- Raconteur noted that Henry Ford may have captured the power of friendship in the workplace when he said: “My best friend is the one who brings out the best in me”. Research seems to point that way with Gallup finding a link between having a best friend at work and the amount of effort employees put in. Fewer safety incidents, more engaged customers and a boost in profits are among the benefits when employees have a work best friend, according to the performance management consultancy.
- More people are living longer these days - but what can we do to ensure that our added years are happy ones, asked Quartz? The answer, according to one researcher, lies in intergenerational friendships. While contemporary culture conspires to keep the young and old segregated from one another, initiatives in places like Singapore and London are creating opportunities for them to connect over shared meals, reading lessons, and dance parties.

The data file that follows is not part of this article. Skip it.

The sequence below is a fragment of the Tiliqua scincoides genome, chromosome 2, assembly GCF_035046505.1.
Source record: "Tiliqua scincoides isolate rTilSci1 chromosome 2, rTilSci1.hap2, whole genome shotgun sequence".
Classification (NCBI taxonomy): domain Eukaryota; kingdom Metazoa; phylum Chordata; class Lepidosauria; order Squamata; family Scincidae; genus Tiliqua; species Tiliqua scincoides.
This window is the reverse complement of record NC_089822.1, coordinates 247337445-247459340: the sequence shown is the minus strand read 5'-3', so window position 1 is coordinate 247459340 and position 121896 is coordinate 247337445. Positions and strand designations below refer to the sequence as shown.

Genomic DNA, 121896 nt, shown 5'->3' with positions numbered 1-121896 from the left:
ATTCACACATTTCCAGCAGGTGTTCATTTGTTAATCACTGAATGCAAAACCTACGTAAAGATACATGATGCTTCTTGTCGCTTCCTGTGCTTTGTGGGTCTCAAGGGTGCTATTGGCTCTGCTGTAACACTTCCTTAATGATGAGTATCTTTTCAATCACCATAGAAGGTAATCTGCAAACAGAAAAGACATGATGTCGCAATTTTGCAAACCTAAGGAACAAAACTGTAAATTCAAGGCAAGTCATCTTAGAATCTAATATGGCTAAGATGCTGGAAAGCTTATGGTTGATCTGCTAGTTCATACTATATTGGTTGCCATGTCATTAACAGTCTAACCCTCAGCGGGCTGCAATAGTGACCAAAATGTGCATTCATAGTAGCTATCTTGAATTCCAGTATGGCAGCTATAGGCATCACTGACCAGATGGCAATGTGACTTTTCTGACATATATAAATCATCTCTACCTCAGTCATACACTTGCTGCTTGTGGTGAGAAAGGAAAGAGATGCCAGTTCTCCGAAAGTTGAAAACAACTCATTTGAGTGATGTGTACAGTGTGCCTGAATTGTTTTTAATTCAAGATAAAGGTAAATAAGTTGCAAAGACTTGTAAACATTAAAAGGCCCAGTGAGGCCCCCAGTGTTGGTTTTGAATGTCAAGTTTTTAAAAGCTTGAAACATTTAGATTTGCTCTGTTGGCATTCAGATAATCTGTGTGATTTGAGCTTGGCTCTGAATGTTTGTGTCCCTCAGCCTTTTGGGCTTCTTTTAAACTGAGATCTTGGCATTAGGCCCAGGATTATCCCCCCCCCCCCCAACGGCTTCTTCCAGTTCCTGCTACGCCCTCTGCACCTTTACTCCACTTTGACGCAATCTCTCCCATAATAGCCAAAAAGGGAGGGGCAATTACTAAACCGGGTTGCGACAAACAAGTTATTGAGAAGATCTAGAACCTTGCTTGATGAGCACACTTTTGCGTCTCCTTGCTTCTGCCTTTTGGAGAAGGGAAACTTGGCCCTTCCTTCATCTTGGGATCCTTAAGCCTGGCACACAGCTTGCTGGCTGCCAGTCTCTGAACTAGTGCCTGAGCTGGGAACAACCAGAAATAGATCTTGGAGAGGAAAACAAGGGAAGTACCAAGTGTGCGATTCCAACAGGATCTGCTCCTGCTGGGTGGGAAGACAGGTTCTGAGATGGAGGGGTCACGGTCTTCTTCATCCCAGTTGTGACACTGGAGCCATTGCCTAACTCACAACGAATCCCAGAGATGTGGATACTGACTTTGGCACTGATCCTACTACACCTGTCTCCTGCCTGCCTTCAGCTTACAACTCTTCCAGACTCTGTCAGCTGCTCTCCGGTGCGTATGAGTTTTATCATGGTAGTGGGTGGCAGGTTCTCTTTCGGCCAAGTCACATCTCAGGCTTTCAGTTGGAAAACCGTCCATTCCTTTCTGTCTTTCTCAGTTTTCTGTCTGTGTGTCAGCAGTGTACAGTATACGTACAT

- The key to the problem of friendship, for The School of Life (TSOL), is found in an odd-sounding place: a lack of a sense of purpose. Our attempts at friendship tend to go adrift, because we collectively resist the task of developing a clear picture of what friendship is really for. The problem is that we are unfairly uncomfortable with the idea of friendship having any declared purpose, because we associate purpose with the least attractive and most cynical motives. Yet purpose doesn’t have to ruin friendship and in fact, the more we define what a friendship might be for, the more we can focus in on what we should be doing.